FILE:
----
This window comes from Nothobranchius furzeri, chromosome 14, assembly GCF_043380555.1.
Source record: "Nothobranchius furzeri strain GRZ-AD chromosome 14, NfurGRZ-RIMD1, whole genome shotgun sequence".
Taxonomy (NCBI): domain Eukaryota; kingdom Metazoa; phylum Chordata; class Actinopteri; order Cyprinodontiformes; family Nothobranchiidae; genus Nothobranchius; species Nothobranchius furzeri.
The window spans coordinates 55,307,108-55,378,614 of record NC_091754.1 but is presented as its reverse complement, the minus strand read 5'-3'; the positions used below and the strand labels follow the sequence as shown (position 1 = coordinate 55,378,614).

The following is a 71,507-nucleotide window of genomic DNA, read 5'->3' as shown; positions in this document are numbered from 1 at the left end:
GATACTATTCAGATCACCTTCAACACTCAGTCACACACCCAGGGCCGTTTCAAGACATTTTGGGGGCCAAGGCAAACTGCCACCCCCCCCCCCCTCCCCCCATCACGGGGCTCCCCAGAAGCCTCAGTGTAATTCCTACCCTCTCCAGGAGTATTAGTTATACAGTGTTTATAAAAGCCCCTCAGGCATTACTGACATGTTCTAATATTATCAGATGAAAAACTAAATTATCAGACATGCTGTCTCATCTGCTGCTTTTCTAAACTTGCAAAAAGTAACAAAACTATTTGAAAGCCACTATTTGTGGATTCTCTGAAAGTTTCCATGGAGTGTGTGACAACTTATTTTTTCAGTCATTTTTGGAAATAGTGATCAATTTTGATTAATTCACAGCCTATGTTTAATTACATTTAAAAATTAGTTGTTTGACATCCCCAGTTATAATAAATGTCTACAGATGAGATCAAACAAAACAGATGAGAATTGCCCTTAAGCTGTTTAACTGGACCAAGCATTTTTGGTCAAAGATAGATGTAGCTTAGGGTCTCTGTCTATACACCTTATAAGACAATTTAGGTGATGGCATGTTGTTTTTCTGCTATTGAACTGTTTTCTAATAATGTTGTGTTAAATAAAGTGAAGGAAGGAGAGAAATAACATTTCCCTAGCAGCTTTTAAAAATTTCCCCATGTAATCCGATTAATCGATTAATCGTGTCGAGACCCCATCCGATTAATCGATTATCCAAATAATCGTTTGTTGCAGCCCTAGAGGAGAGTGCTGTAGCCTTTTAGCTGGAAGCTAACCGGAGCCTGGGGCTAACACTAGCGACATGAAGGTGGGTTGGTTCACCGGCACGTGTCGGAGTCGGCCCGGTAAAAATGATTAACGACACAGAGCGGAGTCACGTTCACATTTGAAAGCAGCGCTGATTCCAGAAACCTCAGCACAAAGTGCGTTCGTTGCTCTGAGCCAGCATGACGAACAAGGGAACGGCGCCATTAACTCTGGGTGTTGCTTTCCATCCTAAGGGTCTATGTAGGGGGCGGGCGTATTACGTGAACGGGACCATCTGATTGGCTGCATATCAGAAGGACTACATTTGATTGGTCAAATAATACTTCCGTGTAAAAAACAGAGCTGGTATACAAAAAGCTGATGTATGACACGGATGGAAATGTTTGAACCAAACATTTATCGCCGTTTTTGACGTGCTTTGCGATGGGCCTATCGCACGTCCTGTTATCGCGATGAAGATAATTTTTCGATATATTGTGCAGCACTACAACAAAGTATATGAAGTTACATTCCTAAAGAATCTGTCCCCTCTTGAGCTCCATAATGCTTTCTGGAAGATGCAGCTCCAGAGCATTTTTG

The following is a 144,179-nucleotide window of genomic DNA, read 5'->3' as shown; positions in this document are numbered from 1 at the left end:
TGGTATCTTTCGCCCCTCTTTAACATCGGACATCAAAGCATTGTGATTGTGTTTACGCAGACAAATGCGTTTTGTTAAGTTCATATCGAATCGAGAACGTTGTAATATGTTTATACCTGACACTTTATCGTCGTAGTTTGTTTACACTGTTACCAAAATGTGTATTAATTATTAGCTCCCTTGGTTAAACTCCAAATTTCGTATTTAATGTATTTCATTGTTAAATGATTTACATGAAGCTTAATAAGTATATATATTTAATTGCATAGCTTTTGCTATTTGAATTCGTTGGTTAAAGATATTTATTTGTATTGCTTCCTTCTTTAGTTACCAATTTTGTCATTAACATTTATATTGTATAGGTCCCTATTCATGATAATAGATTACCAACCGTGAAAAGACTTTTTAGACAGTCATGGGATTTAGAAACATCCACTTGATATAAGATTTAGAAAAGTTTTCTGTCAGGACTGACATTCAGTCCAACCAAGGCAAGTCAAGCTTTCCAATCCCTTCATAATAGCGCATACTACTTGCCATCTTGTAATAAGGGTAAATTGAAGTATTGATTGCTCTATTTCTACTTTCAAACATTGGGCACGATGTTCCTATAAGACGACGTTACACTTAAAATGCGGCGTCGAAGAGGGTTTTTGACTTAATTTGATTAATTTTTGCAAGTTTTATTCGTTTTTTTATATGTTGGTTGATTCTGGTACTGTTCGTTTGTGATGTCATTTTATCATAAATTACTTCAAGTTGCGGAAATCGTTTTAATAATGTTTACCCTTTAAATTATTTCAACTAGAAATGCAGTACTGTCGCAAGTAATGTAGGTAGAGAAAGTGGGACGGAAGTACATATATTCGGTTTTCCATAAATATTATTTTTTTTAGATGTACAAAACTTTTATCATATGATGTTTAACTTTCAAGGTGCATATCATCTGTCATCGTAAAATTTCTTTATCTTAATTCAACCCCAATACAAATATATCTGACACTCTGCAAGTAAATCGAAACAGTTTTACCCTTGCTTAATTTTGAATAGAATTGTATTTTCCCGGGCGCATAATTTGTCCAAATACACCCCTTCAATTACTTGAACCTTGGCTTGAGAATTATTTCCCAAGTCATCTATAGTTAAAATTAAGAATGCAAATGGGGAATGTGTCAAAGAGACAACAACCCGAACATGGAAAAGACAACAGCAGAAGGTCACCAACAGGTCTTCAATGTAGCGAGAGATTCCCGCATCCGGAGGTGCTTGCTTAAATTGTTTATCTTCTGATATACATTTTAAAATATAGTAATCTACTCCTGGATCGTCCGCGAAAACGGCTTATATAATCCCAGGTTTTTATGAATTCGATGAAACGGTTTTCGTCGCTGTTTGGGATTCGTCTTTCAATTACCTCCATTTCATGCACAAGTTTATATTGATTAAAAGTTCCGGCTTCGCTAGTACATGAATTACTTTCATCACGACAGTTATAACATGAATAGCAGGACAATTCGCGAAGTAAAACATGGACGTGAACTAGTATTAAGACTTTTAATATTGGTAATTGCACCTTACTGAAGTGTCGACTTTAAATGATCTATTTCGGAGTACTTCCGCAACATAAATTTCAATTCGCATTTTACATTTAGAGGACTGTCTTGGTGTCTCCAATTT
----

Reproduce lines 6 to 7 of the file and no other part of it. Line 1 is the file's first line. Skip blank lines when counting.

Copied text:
GATACTATTCAGATCACCTTCAACACTCAGTCACACACCCAGGGCCGTTTCAAGACATTTTGGGGGCCAAGGCAAACTGCCACCCCCCCCCCCCTCCCCCCATCACGGGGCTCCCCAGAAGCCTCAGTGTAATTCCTACCCTCTCCAGGAGTATTAGTTATACAGTGTTTATAAAAGCCCCTCAGGCATTACTGACATGTTCTAATATTATCAGATGAAAAACTAAATTATCAGACATGCTGTCTCATCTGCTGCTTTTCTAAACTTGCAAAAAGTAACAAAACTATTTGAAAGCCACTATTTGTGGATTCTCTGAAAGTTTCCATGGAGTGTGTGACAACTTATTTTTTCAGTCATTTTTGGAAATAGTGATCAATTTTGATTAATTCACAGCCTATGTTTAATTACATTTAAAAATTAGTTGTTTGACATCCCCAGTTATAATAAATGTCTACAGATGAGATCAAACAAAACAGATGAGAATTGCCCTTAAGCTGTTTAACTGGACCAAGCATTTTTGGTCAAAGATAGATGTAGCTTAGGGTCTCTGTCTATACACCTTATAAGACAATTTAGGTGATGGCATGTTGTTTTTCTGCTATTGAACTGTTTTCTAATAATGTTGTGTTAAATAAAGTGAAGGAAGGAGAGAAATAACATTTCCCTAGCAGCTTTTAAAAATTTCCCCATGTAATCCGATTAATCGATTAATCGTGTCGAGACCCCATCCGATTAATCGATTATCCAAATAATCGTTTGTTGCAGCCCTAGAGGAGAGTGCTGTAGCCTTTTAGCTGGAAGCTAACCGGAGCCTGGGGCTAACACTAGCGACATGAAGGTGGGTTGGTTCACCGGCACGTGTCGGAGTCGGCCCGGTAAAAATGATTAACGACACAGAGCGGAGTCACGTTCACATTTGAAAGCAGCGCTGATTCCAGAAACCTCAGCACAAAGTGCGTTCGTTGCTCTGAGCCAGCATGACGAACAAGGGAACGGCGCCATTAACTCTGGGTGTTGCTTTCCATCCTAAGGGTCTATGTAGGGGGCGGGCGTATTACGTGAACGGGACCATCTGATTGGCTGCATATCAGAAGGACTACATTTGATTGGTCAAATAATACTTCCGTGTAAAAAACAGAGCTGGTATACAAAAAGCTGATGTATGACACGGATGGAAATGTTTGAACCAAACATTTATCGCCGTTTTTGACGTGCTTTGCGATGGGCCTATCGCACGTCCTGTTATCGCGATGAAGATAATTTTTCGATATATTGTGCAGCACTACAACAAAGTATATGAAGTTACATTCCTAAAGAATCTGTCCCCTCTTGAGCTCCATAATGCTTTCTGGAAGATGCAGCTCCAGAGCATTTTTG

The following is a 144,179-nucleotide window of genomic DNA, read 5'->3' as shown; positions in this document are numbered from 1 at the left end: